We talked about the current variants of ransomware and what to look for when launched in Part 1 of this series. Now, let’s talk about ransomware best practices for you and your company. Are you prepared for ransomware?
Check out our checklist of ransomware best practice recommendations.
Ransomware Best Practice Recommendations:
- Always backup data and keep a recent backup copy off-site. There are dozens of ways besides ransomware that can cause files to suddenly vanish, such as fire, flood, theft, a dropped laptop or even an accidental delete. Encrypt your backup to further protect yourself from a breach.
- Don’t enable macros in document attachments received via email. Microsoft turned off auto-execution of macros by default many years ago as a security measure. Many malware infections rely on persuading you to turn macros back on. Don’t do it!
- Be cautious about unsolicited email with attachments. The cyber criminals are relying on the dilemma that you shouldn’t open a document until you are sure it’s one you want, but you can’t tell if it’s one you want until you open it. If in doubt don’t open it. Report it to your IT Help Desk, contact sender directly to ensure they really sent it, etc.
- Keep the number of privileged users (Domain Admins, Local Admins, and Server Admins) to a minimum. Most importantly, don’t stay logged in as an administrator any longer than is strictly necessary, and avoid browsing, opening documents or other “regular work” activities while you are working with elevated privileges. It is also good practice to remove the default admin users when devices are built.
- Consider installing Microsoft Office viewers. These viewer applications let you see what documents look like without opening them in Word or Excel itself. The viewer software doesn’t support macros at all so the risk of accidentally enabling is not present.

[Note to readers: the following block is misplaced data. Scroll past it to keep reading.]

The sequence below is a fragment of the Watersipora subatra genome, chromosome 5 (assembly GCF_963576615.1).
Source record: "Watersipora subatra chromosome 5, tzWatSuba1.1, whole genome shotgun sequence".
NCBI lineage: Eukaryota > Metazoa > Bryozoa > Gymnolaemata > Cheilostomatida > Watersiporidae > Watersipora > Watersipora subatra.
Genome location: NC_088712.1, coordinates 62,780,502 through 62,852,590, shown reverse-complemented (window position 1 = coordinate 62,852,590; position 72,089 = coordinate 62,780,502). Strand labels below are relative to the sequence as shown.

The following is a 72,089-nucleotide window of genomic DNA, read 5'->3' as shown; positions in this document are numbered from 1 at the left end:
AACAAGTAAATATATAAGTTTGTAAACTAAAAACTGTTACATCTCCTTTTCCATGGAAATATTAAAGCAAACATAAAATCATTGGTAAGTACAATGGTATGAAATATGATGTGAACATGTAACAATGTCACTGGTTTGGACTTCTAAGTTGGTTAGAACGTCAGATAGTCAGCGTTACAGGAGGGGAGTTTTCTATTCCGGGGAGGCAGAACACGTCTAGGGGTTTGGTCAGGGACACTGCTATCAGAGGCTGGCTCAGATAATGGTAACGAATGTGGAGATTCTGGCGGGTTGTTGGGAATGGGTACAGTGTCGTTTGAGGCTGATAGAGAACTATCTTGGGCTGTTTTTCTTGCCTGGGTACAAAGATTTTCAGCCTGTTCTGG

- Patch…..Patch….Patch (and Patch again)! Malware that doesn’t come in via document macros often relies on security bugs in popular applications, including Office, your browser, Flash, Acrobat Reader and more. The sooner you patch, the fewer open holes remain for the bad guys to exploit.
- Use an email filter to block incoming files with attachments (.zip, .exe.) (.exe files may be blocked in emails but not Office macros or other active content) Note: .zip files cannot be scanned by most email filters or anti-virus software.
- Keep web browsers and plugins updated. Disable non-critical plugins (Flash when possible).
- Keep Operating System and applications updated.
- Make sure you have Antivirus software and keep it up to date. Auto-update of signatures, real time protection and scheduled scans should be enabled for all endpoints.
- User education:
- Browse to websites by typing URL rather than clicking on links
- Don’t assume that an advertisement is safe because it is on a major news website
- Scrutinize all incoming email before opening
- Did you expect the email
- Look for grammar and/or spelling issues
- Be wary of emails from unverified sources and don’t open attachments until verified
- Contact sender directly to confirm that they actually sent the email
- Consider periodic phishing exercises to provide education and awareness to staff
I hope these best practices help you when dealing with ransomware. If you can take one thing away from today, it is this: Be Prepared. If you have any questions regarding this topic, please contact us.
This blog was authored by CBE’s Security Team.